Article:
1 year ago

13 September, 2016

Carslaw Lecture Theatre 175

Organised by:
USYD Geoscience Society

Please join us at the Geosciences Seminar Series: Welcome to the Anthropocene

Title: Climate Crisis, corporate imaginaries and creative self-destruction
When: September 13, 2016 @ Carslaw Lecture Theatre 175, 2-3pm

Professor Christopher Wright
University of Sydney Business School

Christopher Wright is Professor of Organisational Studies and leader of the Balanced Enterprise Research Network at the University of Sydney Business School. His current research explores organizational and societal responses to climate change, with a particular focus on how managers and business organizations interpret and respond to the climate crisis. His research has appeared in a broad range of leading journals including: Organization Studies, Journal of Management Studies, Research Policy, Environment & Planning A, Human Relations, Organization and the British Journal of Sociology. As well as chapters in edited collections, he is the author of several monographs including The Management of Labour: A History of Australian Employers (Oxford University Press, 1995), Management as Consultancy: Neo-bureaucracy and the Consultant Manager (Cambridge University Press, 2015) and most recently Climate Change, Capitalism and Corporations: Processes of Creative Self-destruction (Cambridge University Press, 2015).

Title: Climate crisis, corporate imaginaries and creative self-destruction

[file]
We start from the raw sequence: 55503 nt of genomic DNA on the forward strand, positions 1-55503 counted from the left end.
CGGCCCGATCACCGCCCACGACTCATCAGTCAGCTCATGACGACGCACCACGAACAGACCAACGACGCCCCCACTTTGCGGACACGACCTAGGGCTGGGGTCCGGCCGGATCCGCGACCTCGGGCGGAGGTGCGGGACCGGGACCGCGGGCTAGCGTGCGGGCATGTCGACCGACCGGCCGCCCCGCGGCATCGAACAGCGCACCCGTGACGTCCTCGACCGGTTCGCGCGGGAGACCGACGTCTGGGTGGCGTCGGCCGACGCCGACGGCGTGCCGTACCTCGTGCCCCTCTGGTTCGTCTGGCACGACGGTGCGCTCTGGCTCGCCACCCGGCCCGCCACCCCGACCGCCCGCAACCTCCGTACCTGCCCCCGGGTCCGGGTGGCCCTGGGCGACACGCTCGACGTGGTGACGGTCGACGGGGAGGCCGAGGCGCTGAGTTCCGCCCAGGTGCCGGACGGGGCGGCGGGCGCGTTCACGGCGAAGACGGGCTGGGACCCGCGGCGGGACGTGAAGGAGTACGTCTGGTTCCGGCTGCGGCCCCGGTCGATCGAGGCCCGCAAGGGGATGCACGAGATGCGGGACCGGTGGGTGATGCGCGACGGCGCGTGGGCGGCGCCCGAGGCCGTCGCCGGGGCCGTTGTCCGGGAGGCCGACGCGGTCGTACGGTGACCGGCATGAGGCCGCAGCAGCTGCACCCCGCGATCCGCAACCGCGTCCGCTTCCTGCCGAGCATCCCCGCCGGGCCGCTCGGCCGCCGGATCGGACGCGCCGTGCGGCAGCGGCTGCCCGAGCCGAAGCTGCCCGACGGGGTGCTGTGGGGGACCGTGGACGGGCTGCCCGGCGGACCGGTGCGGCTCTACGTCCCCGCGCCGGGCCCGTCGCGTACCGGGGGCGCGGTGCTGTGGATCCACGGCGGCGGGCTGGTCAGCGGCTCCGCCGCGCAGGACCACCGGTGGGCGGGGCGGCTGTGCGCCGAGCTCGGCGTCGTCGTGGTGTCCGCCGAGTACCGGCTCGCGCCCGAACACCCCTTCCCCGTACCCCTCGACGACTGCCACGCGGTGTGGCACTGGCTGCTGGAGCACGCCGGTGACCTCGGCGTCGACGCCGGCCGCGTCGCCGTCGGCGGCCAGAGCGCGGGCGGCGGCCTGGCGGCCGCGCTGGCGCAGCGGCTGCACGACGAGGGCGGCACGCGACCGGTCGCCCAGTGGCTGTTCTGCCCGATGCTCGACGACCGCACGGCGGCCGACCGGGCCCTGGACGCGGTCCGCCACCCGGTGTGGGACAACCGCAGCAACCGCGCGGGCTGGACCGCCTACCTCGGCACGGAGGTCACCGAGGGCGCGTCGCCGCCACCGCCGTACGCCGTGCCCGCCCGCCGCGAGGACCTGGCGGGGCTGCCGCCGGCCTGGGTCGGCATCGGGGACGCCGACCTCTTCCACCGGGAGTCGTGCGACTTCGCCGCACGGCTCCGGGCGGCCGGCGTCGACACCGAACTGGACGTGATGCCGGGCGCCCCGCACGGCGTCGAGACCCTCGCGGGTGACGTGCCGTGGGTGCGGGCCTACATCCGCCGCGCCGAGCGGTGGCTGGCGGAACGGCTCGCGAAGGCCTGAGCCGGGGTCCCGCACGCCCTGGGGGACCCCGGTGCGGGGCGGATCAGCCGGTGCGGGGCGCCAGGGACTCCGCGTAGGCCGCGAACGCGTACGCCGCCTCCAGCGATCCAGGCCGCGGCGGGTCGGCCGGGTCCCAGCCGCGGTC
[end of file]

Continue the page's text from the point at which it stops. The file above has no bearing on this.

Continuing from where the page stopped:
When: September 13, 2016 @ Carslaw Lecture Theatre 175, 2-3pm

We are now living in a new geological epoch: the Anthropocene (Crutzen, 2002; Steffen, Crutzen, & McNeill, 2007). It is an epoch in which fossil fuel exploitation is reshaping the Earth’s systems, exceeding the boundaries of what constitutes a ‘safe operating space for humanity’ (Rockström et al., 2009). However, the fundamental environmental destruction that global capitalism has unleashed is a change so profound and so all-embracing as to be almost incomprehensible. Humanity’s place in the universe now seems far more uncertain. So how has it come to this? How to paraphrase Elizabeth Kolbert (2006) has a technologically advanced society chosen in essence to destroy itself? In this paper I argue that the particular neoliberal variant of late capitalism that now dominates global political-economy not only obfuscates the need for a fundamental questioning of the capitalist imaginary of endless growth, but exacerbates the problem by framing business and markets as the only means of responding to the crisis. In essence, the prevailing political view is that capitalism should be seen not as a cause of climate change but as an answer to it (Wright & Nyberg, 2015). In this paper, I focus on three core imaginaries that underpin our creative self-destruction: ‘business as usual’, ‘green business’ and ‘natural capitalism’. The presentation also explores alternative imaginaries that are likely to emerge as the climate crisis worsens.

Please encourage others to attend, everyone is very welcome.